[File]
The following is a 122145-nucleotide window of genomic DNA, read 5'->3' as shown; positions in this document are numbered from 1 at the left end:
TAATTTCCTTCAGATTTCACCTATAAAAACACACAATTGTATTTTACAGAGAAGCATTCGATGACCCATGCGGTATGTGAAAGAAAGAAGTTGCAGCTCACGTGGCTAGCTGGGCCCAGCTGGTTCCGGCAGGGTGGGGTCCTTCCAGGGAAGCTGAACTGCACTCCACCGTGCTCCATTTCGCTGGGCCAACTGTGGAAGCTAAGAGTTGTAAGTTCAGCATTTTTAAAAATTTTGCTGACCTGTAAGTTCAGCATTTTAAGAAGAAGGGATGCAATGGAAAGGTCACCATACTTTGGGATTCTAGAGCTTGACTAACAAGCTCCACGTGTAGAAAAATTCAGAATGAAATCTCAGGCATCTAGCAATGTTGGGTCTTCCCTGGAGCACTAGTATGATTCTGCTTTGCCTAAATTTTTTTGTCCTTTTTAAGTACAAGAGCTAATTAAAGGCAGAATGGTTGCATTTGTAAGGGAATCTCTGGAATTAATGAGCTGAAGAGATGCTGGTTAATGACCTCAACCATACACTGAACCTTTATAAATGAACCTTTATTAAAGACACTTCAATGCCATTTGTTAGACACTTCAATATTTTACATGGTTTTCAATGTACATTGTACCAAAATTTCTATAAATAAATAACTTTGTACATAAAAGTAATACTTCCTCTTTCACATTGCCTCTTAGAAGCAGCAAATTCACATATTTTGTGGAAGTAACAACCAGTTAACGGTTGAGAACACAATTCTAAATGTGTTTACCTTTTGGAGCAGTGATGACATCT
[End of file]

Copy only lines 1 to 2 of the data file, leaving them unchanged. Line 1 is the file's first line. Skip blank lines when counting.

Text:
The following is a 122145-nucleotide window of genomic DNA, read 5'->3' as shown; positions in this document are numbered from 1 at the left end:
TAATTTCCTTCAGATTTCACCTATAAAAACACACAATTGTATTTTACAGAGAAGCATTCGATGACCCATGCGGTATGTGAAAGAAAGAAGTTGCAGCTCACGTGGCTAGCTGGGCCCAGCTGGTTCCGGCAGGGTGGGGTCCTTCCAGGGAAGCTGAACTGCACTCCACCGTGCTCCATTTCGCTGGGCCAACTGTGGAAGCTAAGAGTTGTAAGTTCAGCATTTTTAAAAATTTTGCTGACCTGTAAGTTCAGCATTTTAAGAAGAAGGGATGCAATGGAAAGGTCACCATACTTTGGGATTCTAGAGCTTGACTAACAAGCTCCACGTGTAGAAAAATTCAGAATGAAATCTCAGGCATCTAGCAATGTTGGGTCTTCCCTGGAGCACTAGTATGATTCTGCTTTGCCTAAATTTTTTTGTCCTTTTTAAGTACAAGAGCTAATTAAAGGCAGAATGGTTGCATTTGTAAGGGAATCTCTGGAATTAATGAGCTGAAGAGATGCTGGTTAATGACCTCAACCATACACTGAACCTTTATAAATGAACCTTTATTAAAGACACTTCAATGCCATTTGTTAGACACTTCAATATTTTACATGGTTTTCAATGTACATTGTACCAAAATTTCTATAAATAAATAACTTTGTACATAAAAGTAATACTTCCTCTTTCACATTGCCTCTTAGAAGCAGCAAATTCACATATTTTGTGGAAGTAACAACCAGTTAACGGTTGAGAACACAATTCTAAATGTGTTTACCTTTTGGAGCAGTGATGACATCT